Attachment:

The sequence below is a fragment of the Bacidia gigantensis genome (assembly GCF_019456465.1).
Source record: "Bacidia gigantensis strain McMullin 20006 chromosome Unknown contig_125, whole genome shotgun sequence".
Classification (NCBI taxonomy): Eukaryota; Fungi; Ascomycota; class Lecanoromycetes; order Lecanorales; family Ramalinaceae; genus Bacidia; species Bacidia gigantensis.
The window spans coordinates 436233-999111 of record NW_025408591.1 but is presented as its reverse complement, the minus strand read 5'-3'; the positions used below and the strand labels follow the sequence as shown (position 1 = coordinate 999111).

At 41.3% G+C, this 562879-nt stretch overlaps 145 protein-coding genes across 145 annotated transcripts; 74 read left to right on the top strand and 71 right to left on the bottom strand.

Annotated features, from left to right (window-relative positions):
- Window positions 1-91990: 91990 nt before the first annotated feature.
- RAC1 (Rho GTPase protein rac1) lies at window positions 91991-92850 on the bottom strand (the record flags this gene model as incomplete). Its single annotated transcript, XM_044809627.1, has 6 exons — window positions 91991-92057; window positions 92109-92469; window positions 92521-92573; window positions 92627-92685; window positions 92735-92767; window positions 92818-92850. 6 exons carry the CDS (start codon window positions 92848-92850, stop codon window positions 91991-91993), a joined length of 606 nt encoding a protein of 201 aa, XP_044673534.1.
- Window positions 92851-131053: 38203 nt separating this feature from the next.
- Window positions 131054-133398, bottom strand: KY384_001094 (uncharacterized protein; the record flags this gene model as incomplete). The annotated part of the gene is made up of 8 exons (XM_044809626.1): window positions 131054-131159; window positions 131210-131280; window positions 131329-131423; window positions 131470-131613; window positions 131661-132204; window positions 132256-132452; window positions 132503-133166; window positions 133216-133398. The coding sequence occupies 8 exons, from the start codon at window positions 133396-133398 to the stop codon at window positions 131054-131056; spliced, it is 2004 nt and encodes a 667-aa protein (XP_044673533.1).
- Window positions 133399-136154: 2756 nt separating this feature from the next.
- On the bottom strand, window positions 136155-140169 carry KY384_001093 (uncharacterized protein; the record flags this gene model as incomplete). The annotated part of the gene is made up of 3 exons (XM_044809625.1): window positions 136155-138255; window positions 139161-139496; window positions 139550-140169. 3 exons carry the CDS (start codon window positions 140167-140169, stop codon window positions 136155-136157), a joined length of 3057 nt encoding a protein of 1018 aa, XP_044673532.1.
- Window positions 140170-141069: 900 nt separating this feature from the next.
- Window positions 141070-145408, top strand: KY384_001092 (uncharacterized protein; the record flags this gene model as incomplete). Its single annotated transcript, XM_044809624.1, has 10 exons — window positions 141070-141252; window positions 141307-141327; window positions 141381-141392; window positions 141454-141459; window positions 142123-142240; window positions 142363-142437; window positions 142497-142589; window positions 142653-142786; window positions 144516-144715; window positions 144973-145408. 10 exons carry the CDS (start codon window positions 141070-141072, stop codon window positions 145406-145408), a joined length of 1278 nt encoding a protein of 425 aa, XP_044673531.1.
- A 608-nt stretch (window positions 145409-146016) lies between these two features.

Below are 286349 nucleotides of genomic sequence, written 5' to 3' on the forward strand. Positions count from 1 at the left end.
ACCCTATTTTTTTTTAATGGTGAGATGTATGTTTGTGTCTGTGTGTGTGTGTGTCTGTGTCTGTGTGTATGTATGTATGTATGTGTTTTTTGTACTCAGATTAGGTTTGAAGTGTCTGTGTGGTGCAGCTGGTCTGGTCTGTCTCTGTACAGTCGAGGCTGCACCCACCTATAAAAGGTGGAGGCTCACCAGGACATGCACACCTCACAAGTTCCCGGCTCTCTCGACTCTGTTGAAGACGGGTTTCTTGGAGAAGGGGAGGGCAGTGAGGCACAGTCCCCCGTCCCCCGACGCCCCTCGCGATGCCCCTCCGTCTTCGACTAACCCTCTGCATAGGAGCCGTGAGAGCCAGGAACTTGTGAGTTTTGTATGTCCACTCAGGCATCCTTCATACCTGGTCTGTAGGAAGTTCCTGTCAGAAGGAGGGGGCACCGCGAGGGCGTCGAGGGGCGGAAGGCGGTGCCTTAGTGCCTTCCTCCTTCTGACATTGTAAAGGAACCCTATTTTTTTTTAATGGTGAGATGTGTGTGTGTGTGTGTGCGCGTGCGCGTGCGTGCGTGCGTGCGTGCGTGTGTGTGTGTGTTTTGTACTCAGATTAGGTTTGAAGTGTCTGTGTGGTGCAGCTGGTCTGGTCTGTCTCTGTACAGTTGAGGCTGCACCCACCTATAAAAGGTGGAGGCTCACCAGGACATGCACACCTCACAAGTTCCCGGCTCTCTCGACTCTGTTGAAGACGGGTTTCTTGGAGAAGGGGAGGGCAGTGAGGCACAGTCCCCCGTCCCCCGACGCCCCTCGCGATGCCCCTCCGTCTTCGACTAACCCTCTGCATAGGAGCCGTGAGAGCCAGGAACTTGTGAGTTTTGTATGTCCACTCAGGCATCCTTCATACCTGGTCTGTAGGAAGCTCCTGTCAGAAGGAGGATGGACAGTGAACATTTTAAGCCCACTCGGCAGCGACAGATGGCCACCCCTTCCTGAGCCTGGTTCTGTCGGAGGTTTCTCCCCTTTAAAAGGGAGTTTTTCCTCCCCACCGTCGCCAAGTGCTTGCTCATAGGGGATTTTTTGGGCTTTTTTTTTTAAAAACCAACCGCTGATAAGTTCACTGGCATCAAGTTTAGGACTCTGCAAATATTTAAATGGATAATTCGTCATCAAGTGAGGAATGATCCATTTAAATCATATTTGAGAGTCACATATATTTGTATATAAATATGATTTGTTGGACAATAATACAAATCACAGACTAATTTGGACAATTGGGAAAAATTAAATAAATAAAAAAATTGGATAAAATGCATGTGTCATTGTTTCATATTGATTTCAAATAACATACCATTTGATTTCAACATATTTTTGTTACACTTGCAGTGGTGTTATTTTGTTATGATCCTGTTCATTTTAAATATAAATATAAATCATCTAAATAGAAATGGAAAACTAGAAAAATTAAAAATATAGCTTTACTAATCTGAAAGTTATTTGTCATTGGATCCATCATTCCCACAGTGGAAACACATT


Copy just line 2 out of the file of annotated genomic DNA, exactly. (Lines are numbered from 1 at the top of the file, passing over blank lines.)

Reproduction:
Source record: "Bacidia gigantensis strain McMullin 20006 chromosome Unknown contig_125, whole genome shotgun sequence".